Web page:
Monthly Archives: May 2009

If you know, speak. If you don’t know shut up.

What really is making me strange in this days, is that everyone feels entitled to speak on everything.

I have been taught that if you’re confident in something and you have an opinion, you can express it. But it’s not something good if you speak just for the pleasure of speaking.

Could be that in this days I’ve got a little bit more time to spend reading, but I hear everybody speaking on everything: on Opel and Magna, on World economy, on pensions, on stem cells,…..

 Everybody has an opinion, but little have this opinion with knowledge of what are they speaking.

But the worst thing is that some people deserve some credibility to not so bright ideas and opinions.

I respect other opinions (also if they come without knowledge), but I don’t necessarily need to give them credit.

Freedom of speech is a gift we have sometimes, that deserves respect and doesn’t need to be abused.


Young's Law

All inanimate objects can move just enough to get in your way.

Young


Shifting from a Microsoft centered world to a Google centric one

Matt Buchanan at Gizmodo gives us the announce that android -Google quite new os system for portable devices – can be used, also, for doing really awesome thing such as monitoring power consumption through Flickr (full article at http://gizmodo.com/5273032/android-meets-energy-shows-why-android-will-be-powering-way-more-than-just-phones).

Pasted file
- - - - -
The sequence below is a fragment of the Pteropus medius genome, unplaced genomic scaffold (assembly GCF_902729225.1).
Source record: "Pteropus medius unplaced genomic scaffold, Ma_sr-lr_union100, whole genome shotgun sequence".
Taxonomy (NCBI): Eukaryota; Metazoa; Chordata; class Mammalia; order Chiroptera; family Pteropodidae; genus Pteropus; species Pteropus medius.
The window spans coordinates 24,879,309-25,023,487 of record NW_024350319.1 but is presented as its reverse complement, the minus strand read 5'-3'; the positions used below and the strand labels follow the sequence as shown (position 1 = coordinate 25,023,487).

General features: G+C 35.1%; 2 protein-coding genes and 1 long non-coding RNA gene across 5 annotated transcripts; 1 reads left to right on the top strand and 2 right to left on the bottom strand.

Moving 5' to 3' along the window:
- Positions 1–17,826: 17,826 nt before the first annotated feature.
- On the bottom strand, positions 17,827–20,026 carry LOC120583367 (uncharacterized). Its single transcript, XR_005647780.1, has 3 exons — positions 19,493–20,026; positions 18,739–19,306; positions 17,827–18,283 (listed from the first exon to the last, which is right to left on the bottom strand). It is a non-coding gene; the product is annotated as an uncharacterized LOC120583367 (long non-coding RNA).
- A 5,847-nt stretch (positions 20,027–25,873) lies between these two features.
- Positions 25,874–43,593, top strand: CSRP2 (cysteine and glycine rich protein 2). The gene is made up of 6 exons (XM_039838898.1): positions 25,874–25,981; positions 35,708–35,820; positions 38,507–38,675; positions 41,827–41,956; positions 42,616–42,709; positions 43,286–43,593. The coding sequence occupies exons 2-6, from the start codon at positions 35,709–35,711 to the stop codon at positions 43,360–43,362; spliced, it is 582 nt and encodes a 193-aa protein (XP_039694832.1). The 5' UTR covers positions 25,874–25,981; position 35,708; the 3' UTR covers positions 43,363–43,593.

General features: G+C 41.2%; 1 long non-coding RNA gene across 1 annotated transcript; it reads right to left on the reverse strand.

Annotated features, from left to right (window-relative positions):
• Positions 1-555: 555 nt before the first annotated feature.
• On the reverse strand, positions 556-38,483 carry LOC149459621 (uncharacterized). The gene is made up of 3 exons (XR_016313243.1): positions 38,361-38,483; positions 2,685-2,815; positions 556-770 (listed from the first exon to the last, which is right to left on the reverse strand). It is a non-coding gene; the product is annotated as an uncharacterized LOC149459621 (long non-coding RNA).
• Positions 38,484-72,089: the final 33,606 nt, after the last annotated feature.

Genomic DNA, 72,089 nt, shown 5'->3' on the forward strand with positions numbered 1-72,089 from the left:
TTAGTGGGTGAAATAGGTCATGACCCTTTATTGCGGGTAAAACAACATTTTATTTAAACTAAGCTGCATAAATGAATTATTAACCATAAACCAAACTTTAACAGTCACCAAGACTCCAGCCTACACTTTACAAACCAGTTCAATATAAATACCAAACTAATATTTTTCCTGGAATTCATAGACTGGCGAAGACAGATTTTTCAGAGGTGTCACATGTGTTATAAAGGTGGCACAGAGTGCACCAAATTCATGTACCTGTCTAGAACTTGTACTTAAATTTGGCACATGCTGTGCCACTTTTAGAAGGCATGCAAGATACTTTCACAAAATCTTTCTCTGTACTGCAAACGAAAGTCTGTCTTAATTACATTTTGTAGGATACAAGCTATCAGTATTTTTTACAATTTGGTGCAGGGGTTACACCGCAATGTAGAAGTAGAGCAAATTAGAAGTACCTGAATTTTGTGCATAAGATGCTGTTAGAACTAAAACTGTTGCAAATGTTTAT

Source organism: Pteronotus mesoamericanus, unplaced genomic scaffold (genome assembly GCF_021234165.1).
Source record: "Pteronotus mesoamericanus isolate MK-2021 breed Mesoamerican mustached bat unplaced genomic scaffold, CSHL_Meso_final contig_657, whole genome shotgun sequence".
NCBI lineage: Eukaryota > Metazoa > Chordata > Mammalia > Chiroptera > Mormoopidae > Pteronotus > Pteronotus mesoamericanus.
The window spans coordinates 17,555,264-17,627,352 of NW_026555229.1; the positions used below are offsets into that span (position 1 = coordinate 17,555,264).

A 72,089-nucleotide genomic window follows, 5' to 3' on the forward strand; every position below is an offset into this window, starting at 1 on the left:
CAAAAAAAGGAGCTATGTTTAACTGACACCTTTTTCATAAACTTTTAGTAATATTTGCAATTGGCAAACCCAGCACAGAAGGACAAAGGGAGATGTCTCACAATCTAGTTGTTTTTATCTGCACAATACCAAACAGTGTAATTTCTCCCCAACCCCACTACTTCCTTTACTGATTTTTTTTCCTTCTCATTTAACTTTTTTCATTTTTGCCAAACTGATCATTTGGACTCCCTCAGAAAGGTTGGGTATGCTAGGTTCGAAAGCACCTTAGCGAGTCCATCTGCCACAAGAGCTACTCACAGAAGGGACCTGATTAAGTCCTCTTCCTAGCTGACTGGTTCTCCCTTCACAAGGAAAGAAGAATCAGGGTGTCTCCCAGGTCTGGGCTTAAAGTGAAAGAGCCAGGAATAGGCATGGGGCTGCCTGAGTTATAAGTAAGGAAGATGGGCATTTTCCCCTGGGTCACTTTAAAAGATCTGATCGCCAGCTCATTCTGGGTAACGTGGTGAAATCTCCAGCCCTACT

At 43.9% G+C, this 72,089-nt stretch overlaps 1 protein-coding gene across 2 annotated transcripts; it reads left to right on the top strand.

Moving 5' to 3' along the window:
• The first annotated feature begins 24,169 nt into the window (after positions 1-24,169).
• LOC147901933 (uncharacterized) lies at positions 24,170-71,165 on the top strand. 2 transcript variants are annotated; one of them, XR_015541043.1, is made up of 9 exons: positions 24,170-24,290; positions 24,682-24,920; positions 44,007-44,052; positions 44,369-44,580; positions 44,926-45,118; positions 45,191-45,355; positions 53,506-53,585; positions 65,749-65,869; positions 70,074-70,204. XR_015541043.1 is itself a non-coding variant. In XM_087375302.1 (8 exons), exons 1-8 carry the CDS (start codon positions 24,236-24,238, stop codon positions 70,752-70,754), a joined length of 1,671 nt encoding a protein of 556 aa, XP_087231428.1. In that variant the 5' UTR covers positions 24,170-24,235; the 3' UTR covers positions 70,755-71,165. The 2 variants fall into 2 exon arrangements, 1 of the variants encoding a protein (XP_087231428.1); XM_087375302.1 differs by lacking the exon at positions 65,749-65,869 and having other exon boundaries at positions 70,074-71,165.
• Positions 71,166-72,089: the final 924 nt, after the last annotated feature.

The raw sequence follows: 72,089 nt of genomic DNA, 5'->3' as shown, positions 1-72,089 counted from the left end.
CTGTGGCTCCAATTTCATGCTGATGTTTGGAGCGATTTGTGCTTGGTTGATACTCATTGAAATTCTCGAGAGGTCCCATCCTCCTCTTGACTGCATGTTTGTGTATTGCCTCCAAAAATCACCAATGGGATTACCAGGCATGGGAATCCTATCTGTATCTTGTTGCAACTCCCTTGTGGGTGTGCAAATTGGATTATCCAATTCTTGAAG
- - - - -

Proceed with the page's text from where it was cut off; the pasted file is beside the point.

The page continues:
Of course the news is good, intersting and shows us the potential of skilled people, available and free technology, and a little bit of foolness.

What makes me think is the convergenge we are all having to “Googlish” applications and services.

Google has been and is a great frontier for liberalization of internet, as opposed to proprietary software. And, on the other side, business model is great (and that made the company so rich).

But, in the mean time more and more people, including me, use a lot more Google applications, maybe switching from Microsoft ones.

But this, in my opinion is centering a big part of our lives (digitally and non digitally speaking) from “old” proprietary software paradigm to something different in words, but somehoh similar in some facts.

And a little bit riskier, because of  data decentralization (due to webbization of apllications).

Could Google be the New Microsoft in term of centrality on the net and in real lives?

This comment also as a comment at http://gizmodo.com/5273032/android-meets-energy-shows-why-android-will-be-powering-way-more-than-just-phones


Sattinger's Law

It works better if you plug it in.

Sattinger


Crisis is passing away or not?